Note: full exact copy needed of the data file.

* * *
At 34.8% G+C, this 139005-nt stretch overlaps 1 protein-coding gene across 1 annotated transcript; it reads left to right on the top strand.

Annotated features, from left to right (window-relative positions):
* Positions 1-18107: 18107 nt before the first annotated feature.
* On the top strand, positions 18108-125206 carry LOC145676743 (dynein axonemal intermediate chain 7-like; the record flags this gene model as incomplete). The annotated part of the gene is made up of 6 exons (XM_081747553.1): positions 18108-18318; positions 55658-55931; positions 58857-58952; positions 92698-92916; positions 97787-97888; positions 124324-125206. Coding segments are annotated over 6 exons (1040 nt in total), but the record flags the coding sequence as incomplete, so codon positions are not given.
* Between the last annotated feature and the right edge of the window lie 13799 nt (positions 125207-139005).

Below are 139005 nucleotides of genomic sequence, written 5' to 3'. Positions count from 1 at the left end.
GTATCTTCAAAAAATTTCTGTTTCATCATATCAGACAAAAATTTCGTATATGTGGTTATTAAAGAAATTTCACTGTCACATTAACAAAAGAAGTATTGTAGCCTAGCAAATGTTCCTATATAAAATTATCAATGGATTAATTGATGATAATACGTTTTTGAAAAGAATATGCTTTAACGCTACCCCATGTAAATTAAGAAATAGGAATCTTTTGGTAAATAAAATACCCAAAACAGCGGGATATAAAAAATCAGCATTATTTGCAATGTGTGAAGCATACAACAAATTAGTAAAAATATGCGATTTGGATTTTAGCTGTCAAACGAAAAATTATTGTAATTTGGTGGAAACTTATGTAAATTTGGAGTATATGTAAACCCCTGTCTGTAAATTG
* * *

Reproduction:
At 34.8% G+C, this 139005-nt stretch overlaps 1 protein-coding gene across 1 annotated transcript; it reads left to right on the top strand.

Annotated features, from left to right (window-relative positions):
* Positions 1-18107: 18107 nt before the first annotated feature.
* On the top strand, positions 18108-125206 carry LOC145676743 (dynein axonemal intermediate chain 7-like; the record flags this gene model as incomplete). The annotated part of the gene is made up of 6 exons (XM_081747553.1): positions 18108-18318; positions 55658-55931; positions 58857-58952; positions 92698-92916; positions 97787-97888; positions 124324-125206. Coding segments are annotated over 6 exons (1040 nt in total), but the record flags the coding sequence as incomplete, so codon positions are not given.
* Between the last annotated feature and the right edge of the window lie 13799 nt (positions 125207-139005).

Below are 139005 nucleotides of genomic sequence, written 5' to 3'. Positions count from 1 at the left end.
GTATCTTCAAAAAATTTCTGTTTCATCATATCAGACAAAAATTTCGTATATGTGGTTATTAAAGAAATTTCACTGTCACATTAACAAAAGAAGTATTGTAGCCTAGCAAATGTTCCTATATAAAATTATCAATGGATTAATTGATGATAATACGTTTTTGAAAAGAATATGCTTTAACGCTACCCCATGTAAATTAAGAAATAGGAATCTTTTGGTAAATAAAATACCCAAAACAGCGGGATATAAAAAATCAGCATTATTTGCAATGTGTGAAGCATACAACAAATTAGTAAAAATATGCGATTTGGATTTTAGCTGTCAAACGAAAAATTATTGTAATTTGGTGGAAACTTATGTAAATTTGGAGTATATGTAAACCCCTGTCTGTAAATTG